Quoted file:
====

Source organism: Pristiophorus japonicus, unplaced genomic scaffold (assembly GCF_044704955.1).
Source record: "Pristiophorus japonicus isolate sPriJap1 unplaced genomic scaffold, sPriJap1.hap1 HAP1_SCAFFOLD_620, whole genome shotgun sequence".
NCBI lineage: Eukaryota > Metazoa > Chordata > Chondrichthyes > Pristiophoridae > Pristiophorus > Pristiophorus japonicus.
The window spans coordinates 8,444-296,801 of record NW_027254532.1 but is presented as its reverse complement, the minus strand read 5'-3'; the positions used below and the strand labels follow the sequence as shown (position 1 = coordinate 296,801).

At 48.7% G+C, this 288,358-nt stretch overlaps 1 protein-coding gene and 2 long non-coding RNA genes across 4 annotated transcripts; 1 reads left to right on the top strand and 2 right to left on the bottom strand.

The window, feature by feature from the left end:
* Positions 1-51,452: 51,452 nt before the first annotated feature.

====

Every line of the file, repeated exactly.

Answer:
Source organism: Pristiophorus japonicus, unplaced genomic scaffold (assembly GCF_044704955.1).
Source record: "Pristiophorus japonicus isolate sPriJap1 unplaced genomic scaffold, sPriJap1.hap1 HAP1_SCAFFOLD_620, whole genome shotgun sequence".
NCBI lineage: Eukaryota > Metazoa > Chordata > Chondrichthyes > Pristiophoridae > Pristiophorus > Pristiophorus japonicus.
The window spans coordinates 8,444-296,801 of record NW_027254532.1 but is presented as its reverse complement, the minus strand read 5'-3'; the positions used below and the strand labels follow the sequence as shown (position 1 = coordinate 296,801).

At 48.7% G+C, this 288,358-nt stretch overlaps 1 protein-coding gene and 2 long non-coding RNA genes across 4 annotated transcripts; 1 reads left to right on the top strand and 2 right to left on the bottom strand.

The window, feature by feature from the left end:
* Positions 1-51,452: 51,452 nt before the first annotated feature.